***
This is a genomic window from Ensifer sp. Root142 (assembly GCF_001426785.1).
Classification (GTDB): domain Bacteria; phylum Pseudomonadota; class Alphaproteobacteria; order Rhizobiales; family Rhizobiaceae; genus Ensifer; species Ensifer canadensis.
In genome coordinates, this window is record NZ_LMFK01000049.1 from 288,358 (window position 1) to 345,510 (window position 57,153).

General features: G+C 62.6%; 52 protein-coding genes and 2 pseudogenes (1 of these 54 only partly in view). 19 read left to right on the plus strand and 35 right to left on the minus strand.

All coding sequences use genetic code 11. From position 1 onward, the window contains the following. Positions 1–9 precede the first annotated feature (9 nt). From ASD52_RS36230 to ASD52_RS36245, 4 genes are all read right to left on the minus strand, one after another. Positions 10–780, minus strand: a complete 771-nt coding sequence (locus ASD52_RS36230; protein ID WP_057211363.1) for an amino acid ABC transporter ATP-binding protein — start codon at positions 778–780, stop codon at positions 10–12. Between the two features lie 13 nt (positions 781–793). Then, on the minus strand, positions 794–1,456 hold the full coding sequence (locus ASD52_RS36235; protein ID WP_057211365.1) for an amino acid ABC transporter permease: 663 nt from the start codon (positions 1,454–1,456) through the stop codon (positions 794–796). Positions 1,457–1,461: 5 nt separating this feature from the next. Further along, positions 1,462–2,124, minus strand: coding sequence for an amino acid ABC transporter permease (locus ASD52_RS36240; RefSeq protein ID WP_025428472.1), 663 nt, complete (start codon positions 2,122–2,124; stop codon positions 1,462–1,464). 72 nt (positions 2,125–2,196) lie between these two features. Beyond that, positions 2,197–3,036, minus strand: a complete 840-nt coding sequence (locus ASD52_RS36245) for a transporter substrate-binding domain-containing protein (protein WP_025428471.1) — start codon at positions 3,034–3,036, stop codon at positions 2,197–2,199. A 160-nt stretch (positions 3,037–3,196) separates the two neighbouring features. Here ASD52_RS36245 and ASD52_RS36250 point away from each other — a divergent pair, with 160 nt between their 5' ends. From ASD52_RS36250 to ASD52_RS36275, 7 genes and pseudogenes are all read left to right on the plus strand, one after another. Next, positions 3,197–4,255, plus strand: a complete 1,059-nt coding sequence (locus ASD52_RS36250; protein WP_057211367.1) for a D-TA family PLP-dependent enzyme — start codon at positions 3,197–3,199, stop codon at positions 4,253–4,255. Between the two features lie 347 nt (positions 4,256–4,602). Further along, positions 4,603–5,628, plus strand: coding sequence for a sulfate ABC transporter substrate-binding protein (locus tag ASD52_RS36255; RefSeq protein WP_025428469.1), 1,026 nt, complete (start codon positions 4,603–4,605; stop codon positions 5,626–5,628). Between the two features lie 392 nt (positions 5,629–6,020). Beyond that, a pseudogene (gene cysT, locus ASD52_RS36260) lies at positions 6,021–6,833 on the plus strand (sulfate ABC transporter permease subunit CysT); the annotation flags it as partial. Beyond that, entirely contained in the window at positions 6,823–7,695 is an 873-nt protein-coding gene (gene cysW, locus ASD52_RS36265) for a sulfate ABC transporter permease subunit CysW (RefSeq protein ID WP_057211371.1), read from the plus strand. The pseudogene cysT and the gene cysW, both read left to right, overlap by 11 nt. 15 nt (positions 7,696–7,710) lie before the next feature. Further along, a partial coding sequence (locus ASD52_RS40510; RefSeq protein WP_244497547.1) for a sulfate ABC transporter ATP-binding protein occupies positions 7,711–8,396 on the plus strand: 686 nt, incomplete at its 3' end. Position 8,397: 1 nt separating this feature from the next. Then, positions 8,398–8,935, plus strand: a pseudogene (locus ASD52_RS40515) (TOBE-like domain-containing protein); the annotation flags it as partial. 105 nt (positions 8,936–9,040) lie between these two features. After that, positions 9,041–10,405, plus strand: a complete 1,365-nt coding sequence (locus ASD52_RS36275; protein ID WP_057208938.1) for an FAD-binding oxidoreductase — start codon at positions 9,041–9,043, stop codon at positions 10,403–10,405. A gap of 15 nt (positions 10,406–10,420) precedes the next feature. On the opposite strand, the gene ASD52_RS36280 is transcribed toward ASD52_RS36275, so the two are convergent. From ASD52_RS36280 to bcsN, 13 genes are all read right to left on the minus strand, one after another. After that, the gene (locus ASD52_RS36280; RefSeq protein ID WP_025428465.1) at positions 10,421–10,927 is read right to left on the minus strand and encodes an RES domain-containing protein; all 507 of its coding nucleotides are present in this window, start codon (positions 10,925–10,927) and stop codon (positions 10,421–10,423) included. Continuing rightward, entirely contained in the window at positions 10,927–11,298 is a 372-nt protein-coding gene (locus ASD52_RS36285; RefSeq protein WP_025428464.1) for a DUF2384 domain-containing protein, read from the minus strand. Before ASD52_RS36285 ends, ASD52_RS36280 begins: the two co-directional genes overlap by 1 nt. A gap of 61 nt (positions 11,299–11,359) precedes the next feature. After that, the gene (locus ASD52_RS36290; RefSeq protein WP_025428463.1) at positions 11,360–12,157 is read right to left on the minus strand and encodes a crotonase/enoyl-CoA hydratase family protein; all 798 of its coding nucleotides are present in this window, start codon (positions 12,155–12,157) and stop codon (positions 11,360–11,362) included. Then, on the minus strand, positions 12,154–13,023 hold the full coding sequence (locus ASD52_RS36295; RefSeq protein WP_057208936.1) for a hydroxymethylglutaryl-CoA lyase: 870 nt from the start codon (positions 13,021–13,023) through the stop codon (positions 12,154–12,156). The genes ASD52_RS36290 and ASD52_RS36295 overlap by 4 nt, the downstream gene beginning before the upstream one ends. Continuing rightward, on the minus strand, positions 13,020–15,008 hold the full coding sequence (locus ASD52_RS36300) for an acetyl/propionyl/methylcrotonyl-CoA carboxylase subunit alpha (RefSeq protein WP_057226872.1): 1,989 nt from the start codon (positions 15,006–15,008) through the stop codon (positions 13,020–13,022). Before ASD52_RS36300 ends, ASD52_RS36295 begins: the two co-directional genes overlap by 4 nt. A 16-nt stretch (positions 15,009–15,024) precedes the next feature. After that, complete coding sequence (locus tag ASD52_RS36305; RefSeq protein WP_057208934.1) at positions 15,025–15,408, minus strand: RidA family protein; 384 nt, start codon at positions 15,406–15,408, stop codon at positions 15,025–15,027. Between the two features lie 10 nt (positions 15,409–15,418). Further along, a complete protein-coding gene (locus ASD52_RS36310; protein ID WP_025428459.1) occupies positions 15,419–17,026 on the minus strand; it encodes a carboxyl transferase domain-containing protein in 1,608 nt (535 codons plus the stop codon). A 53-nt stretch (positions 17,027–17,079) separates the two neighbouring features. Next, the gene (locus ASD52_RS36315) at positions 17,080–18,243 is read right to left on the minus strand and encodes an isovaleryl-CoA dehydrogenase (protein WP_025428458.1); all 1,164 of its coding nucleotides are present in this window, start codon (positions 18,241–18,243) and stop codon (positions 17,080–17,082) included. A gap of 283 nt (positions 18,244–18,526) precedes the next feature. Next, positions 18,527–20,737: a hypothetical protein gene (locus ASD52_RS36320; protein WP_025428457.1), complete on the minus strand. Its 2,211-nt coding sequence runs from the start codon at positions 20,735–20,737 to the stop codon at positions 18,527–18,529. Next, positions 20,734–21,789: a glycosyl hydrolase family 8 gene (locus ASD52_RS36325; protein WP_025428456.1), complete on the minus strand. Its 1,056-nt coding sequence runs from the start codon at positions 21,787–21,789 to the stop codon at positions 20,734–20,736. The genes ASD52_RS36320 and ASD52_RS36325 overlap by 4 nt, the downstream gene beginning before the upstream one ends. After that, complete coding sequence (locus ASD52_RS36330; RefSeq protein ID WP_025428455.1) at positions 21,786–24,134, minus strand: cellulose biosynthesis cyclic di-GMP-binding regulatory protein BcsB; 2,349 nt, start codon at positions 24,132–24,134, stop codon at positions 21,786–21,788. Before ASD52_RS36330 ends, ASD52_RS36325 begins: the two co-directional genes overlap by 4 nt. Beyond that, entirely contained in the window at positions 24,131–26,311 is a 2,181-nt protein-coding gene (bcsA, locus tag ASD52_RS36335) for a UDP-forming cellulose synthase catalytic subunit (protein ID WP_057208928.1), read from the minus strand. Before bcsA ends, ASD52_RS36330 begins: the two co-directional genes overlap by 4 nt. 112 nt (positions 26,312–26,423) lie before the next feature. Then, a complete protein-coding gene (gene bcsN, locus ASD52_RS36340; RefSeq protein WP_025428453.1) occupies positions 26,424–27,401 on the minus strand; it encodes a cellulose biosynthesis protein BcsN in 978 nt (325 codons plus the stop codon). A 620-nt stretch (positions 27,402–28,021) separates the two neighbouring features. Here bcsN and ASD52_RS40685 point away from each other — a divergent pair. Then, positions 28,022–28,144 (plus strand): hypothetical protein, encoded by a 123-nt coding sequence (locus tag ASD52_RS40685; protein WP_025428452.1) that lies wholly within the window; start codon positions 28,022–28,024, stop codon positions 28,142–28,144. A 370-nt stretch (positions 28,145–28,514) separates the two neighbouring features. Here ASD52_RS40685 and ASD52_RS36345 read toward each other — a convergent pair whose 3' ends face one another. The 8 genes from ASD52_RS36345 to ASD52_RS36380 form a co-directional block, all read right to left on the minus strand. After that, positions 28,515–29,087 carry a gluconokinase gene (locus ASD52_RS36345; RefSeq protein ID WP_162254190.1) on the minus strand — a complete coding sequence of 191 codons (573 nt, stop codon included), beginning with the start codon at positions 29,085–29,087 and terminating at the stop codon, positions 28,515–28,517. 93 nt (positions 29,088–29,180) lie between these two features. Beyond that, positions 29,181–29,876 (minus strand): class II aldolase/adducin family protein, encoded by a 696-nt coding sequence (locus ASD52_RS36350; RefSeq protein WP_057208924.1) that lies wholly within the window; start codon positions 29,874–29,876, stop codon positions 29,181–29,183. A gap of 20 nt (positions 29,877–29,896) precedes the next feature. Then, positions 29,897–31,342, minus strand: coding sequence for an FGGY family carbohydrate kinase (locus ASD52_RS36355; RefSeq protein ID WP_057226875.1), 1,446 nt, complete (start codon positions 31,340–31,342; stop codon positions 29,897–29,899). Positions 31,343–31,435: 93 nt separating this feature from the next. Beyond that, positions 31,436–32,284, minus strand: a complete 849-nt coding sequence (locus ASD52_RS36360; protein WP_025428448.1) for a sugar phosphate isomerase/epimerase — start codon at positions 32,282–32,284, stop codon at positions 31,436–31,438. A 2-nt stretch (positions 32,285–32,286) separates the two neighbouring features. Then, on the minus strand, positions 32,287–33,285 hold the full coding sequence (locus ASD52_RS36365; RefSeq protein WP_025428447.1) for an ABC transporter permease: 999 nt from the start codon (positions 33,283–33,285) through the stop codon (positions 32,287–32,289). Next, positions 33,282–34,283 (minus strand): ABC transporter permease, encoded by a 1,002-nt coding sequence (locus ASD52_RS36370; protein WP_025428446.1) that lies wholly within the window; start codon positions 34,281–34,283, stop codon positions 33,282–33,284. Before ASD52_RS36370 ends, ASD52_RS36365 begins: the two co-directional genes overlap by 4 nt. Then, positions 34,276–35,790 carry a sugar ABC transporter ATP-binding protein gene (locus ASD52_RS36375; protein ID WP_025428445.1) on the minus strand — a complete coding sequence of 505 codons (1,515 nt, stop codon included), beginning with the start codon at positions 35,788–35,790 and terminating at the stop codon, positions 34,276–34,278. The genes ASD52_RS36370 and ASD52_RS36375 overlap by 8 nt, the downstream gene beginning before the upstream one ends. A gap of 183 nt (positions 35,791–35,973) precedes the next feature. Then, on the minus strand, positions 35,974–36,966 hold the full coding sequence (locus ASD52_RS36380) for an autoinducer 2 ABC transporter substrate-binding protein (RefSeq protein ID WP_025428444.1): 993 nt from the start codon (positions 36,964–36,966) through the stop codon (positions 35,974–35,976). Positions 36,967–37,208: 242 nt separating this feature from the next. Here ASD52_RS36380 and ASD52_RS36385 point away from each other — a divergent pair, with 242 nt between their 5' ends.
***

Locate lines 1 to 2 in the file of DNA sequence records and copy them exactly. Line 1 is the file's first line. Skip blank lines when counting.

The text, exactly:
This is a genomic window from Ensifer sp. Root142 (assembly GCF_001426785.1).
Classification (GTDB): domain Bacteria; phylum Pseudomonadota; class Alphaproteobacteria; order Rhizobiales; family Rhizobiaceae; genus Ensifer; species Ensifer canadensis.